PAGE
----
Tuesday, February 17, 2009

The Proccess Isn't That Important

I'm not all that keen on process lately. Sure it takes some process to get software written. Process is how we get jobs done. But in the end, within certain limits and circumstances allowing of course, how goals are achieved is no where near as important as achieving the goal.

I have seen teams brought to a standstill because the process indicated that the entire ten member brainstorming group had to come to a consensus on a design before the feature could be started. I have seen stakeholders start witch hunts because an otherwise smooth implementation was not following their imagined process of how software gets written. I've seen teams of otherwise friendly and rational groups of people torn apart because the processes in place did not give individuals the responsibility over how to do their work and put them at odds with each other.

Process should be minimized to the greatest possible extent. Use just enough to keep yourself organized while slowing yourself down as little as possible. There is a slew of policies out there that people believe make their organizations run more effectively which are really only getting in the way. And once again I will admit that some policies can be advantageous and necessary. But even the necessary ones are probably getting in the way somewhat of the real goal of getting the next great iPhone application to market.

Why do people overuse processes? Part of the reason is that workers need to be held accountable for their work. If a manager doesn't know who is responsible for a piece of work, how will they know who needs help when the operation isn't running smoothly? How do you decide if new hires are needed when bottlenecks occur? How do you divide all the work that needs to be done in a way that scales? I can't really argue with any of those motivations.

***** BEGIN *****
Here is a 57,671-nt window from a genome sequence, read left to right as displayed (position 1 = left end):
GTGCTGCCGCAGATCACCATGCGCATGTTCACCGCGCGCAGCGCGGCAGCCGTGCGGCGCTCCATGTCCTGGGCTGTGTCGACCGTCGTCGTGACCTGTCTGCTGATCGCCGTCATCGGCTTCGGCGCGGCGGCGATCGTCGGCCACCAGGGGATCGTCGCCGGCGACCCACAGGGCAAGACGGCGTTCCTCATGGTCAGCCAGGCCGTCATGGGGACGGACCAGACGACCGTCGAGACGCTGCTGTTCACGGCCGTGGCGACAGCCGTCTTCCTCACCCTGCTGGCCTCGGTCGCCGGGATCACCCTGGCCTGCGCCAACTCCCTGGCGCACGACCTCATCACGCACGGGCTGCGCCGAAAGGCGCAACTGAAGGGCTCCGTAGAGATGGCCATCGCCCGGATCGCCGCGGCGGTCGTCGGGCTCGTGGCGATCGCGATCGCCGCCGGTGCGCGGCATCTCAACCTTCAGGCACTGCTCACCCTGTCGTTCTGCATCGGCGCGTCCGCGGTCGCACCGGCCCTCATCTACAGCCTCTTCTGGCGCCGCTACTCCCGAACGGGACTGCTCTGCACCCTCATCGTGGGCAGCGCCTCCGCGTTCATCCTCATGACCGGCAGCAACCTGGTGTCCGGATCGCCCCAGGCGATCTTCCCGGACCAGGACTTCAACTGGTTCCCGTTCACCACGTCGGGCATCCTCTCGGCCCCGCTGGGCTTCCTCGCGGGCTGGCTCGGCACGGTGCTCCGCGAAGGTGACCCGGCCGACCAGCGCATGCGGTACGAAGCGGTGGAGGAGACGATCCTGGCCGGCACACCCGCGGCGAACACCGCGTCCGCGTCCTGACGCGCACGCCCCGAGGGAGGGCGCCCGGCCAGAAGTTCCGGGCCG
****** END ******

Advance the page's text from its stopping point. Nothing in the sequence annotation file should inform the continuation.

The part that I do take issue with though is that processes are overused when they are not the best tool for the job. This is probably because small processes are just so easy to create. "Don't forget to CC HR when requesting time off." Simple, easy, not very time consuming considering you were probably already writing the email anyway. But it's a slippery slope and many people don't notice when they start to slide or might not be aware of other options. Also, once a mountain of process is in place, it can be difficult to roll it all back. It's easier just to append another small rule to the process.

I can hear the wags saying, "Chuck, none of that information is really new."

To which I respond, "See the blog subtitle."

"But this post is not particularly useful either. Of more benefit would be recognizing when a process isn't necessarily the right policy and what to put in place instead."

You know what? The wags probably got that one right. And so it will be a good topic for my next post.

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